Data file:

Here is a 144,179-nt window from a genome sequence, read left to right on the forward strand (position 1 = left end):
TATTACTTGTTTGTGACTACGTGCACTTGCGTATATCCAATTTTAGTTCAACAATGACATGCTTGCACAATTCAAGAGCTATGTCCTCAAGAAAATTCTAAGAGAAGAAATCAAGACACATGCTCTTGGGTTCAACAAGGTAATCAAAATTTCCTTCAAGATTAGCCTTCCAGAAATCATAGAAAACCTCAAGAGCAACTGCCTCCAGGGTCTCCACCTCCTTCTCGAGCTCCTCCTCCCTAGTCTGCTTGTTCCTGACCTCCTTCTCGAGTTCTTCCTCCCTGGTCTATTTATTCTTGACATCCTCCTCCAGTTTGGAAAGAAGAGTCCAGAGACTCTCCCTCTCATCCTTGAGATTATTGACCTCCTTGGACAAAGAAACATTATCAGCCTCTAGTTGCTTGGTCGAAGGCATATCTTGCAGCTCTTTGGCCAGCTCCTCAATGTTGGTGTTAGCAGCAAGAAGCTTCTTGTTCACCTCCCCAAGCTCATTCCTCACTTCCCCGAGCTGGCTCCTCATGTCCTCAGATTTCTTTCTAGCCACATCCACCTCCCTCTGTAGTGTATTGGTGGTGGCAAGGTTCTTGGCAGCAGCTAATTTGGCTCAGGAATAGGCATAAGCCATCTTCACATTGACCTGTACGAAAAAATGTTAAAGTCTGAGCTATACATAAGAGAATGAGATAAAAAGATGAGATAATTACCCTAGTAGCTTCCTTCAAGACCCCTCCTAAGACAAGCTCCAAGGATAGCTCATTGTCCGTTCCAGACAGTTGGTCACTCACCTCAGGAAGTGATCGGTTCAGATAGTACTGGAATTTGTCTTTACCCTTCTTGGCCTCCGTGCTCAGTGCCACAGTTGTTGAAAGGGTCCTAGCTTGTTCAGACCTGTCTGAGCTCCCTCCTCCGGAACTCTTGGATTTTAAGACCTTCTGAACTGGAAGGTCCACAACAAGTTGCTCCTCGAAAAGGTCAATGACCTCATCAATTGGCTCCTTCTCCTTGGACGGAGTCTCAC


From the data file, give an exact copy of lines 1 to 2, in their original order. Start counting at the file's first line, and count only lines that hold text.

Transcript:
Here is a 144,179-nt window from a genome sequence, read left to right on the forward strand (position 1 = left end):
TATTACTTGTTTGTGACTACGTGCACTTGCGTATATCCAATTTTAGTTCAACAATGACATGCTTGCACAATTCAAGAGCTATGTCCTCAAGAAAATTCTAAGAGAAGAAATCAAGACACATGCTCTTGGGTTCAACAAGGTAATCAAAATTTCCTTCAAGATTAGCCTTCCAGAAATCATAGAAAACCTCAAGAGCAACTGCCTCCAGGGTCTCCACCTCCTTCTCGAGCTCCTCCTCCCTAGTCTGCTTGTTCCTGACCTCCTTCTCGAGTTCTTCCTCCCTGGTCTATTTATTCTTGACATCCTCCTCCAGTTTGGAAAGAAGAGTCCAGAGACTCTCCCTCTCATCCTTGAGATTATTGACCTCCTTGGACAAAGAAACATTATCAGCCTCTAGTTGCTTGGTCGAAGGCATATCTTGCAGCTCTTTGGCCAGCTCCTCAATGTTGGTGTTAGCAGCAAGAAGCTTCTTGTTCACCTCCCCAAGCTCATTCCTCACTTCCCCGAGCTGGCTCCTCATGTCCTCAGATTTCTTTCTAGCCACATCCACCTCCCTCTGTAGTGTATTGGTGGTGGCAAGGTTCTTGGCAGCAGCTAATTTGGCTCAGGAATAGGCATAAGCCATCTTCACATTGACCTGTACGAAAAAATGTTAAAGTCTGAGCTATACATAAGAGAATGAGATAAAAAGATGAGATAATTACCCTAGTAGCTTCCTTCAAGACCCCTCCTAAGACAAGCTCCAAGGATAGCTCATTGTCCGTTCCAGACAGTTGGTCACTCACCTCAGGAAGTGATCGGTTCAGATAGTACTGGAATTTGTCTTTACCCTTCTTGGCCTCCGTGCTCAGTGCCACAGTTGTTGAAAGGGTCCTAGCTTGTTCAGACCTGTCTGAGCTCCCTCCTCCGGAACTCTTGGATTTTAAGACCTTCTGAACTGGAAGGTCCACAACAAGTTGCTCCTCGAAAAGGTCAATGACCTCATCAATTGGCTCCTTCTCCTTGGACGGAGTCTCAC